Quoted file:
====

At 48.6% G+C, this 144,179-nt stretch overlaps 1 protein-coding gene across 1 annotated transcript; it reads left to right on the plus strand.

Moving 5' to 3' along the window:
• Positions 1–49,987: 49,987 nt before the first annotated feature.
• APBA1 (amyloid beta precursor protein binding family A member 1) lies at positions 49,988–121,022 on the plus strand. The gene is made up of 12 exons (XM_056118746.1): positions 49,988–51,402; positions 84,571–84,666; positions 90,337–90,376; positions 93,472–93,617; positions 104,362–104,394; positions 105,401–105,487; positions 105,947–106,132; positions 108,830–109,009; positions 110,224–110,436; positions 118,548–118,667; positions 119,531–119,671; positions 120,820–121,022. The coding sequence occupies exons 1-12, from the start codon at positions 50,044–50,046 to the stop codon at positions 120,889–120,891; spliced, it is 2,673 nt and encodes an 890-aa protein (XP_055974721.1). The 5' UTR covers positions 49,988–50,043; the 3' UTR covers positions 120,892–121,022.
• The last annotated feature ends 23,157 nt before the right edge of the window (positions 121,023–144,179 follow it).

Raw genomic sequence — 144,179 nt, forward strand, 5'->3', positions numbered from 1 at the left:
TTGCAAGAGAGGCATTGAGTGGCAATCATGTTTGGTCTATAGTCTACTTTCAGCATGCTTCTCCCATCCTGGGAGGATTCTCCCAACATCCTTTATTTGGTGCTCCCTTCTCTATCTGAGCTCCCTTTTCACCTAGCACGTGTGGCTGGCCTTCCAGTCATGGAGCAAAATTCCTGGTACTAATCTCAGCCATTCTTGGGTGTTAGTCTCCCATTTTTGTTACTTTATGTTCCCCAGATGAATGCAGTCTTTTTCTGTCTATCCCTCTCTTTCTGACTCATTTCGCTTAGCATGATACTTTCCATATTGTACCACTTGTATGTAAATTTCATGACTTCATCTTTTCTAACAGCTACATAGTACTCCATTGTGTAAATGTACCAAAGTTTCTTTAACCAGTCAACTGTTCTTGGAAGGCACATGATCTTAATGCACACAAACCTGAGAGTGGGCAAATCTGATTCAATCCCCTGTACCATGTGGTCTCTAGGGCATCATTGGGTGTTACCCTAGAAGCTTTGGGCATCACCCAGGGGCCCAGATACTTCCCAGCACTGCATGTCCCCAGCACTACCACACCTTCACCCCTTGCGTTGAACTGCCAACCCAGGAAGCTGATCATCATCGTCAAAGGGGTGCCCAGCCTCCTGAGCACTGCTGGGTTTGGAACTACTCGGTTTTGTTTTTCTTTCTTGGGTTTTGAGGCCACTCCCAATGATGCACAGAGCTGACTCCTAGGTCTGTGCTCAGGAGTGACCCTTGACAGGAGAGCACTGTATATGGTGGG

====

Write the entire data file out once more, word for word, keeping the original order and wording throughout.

At 48.6% G+C, this 144,179-nt stretch overlaps 1 protein-coding gene across 1 annotated transcript; it reads left to right on the plus strand.

Moving 5' to 3' along the window:
• Positions 1–49,987: 49,987 nt before the first annotated feature.
• APBA1 (amyloid beta precursor protein binding family A member 1) lies at positions 49,988–121,022 on the plus strand. The gene is made up of 12 exons (XM_056118746.1): positions 49,988–51,402; positions 84,571–84,666; positions 90,337–90,376; positions 93,472–93,617; positions 104,362–104,394; positions 105,401–105,487; positions 105,947–106,132; positions 108,830–109,009; positions 110,224–110,436; positions 118,548–118,667; positions 119,531–119,671; positions 120,820–121,022. The coding sequence occupies exons 1-12, from the start codon at positions 50,044–50,046 to the stop codon at positions 120,889–120,891; spliced, it is 2,673 nt and encodes an 890-aa protein (XP_055974721.1). The 5' UTR covers positions 49,988–50,043; the 3' UTR covers positions 120,892–121,022.
• The last annotated feature ends 23,157 nt before the right edge of the window (positions 121,023–144,179 follow it).

Raw genomic sequence — 144,179 nt, forward strand, 5'->3', positions numbered from 1 at the left:
TTGCAAGAGAGGCATTGAGTGGCAATCATGTTTGGTCTATAGTCTACTTTCAGCATGCTTCTCCCATCCTGGGAGGATTCTCCCAACATCCTTTATTTGGTGCTCCCTTCTCTATCTGAGCTCCCTTTTCACCTAGCACGTGTGGCTGGCCTTCCAGTCATGGAGCAAAATTCCTGGTACTAATCTCAGCCATTCTTGGGTGTTAGTCTCCCATTTTTGTTACTTTATGTTCCCCAGATGAATGCAGTCTTTTTCTGTCTATCCCTCTCTTTCTGACTCATTTCGCTTAGCATGATACTTTCCATATTGTACCACTTGTATGTAAATTTCATGACTTCATCTTTTCTAACAGCTACATAGTACTCCATTGTGTAAATGTACCAAAGTTTCTTTAACCAGTCAACTGTTCTTGGAAGGCACATGATCTTAATGCACACAAACCTGAGAGTGGGCAAATCTGATTCAATCCCCTGTACCATGTGGTCTCTAGGGCATCATTGGGTGTTACCCTAGAAGCTTTGGGCATCACCCAGGGGCCCAGATACTTCCCAGCACTGCATGTCCCCAGCACTACCACACCTTCACCCCTTGCGTTGAACTGCCAACCCAGGAAGCTGATCATCATCGTCAAAGGGGTGCCCAGCCTCCTGAGCACTGCTGGGTTTGGAACTACTCGGTTTTGTTTTTCTTTCTTGGGTTTTGAGGCCACTCCCAATGATGCACAGAGCTGACTCCTAGGTCTGTGCTCAGGAGTGACCCTTGACAGGAGAGCACTGTATATGGTGGG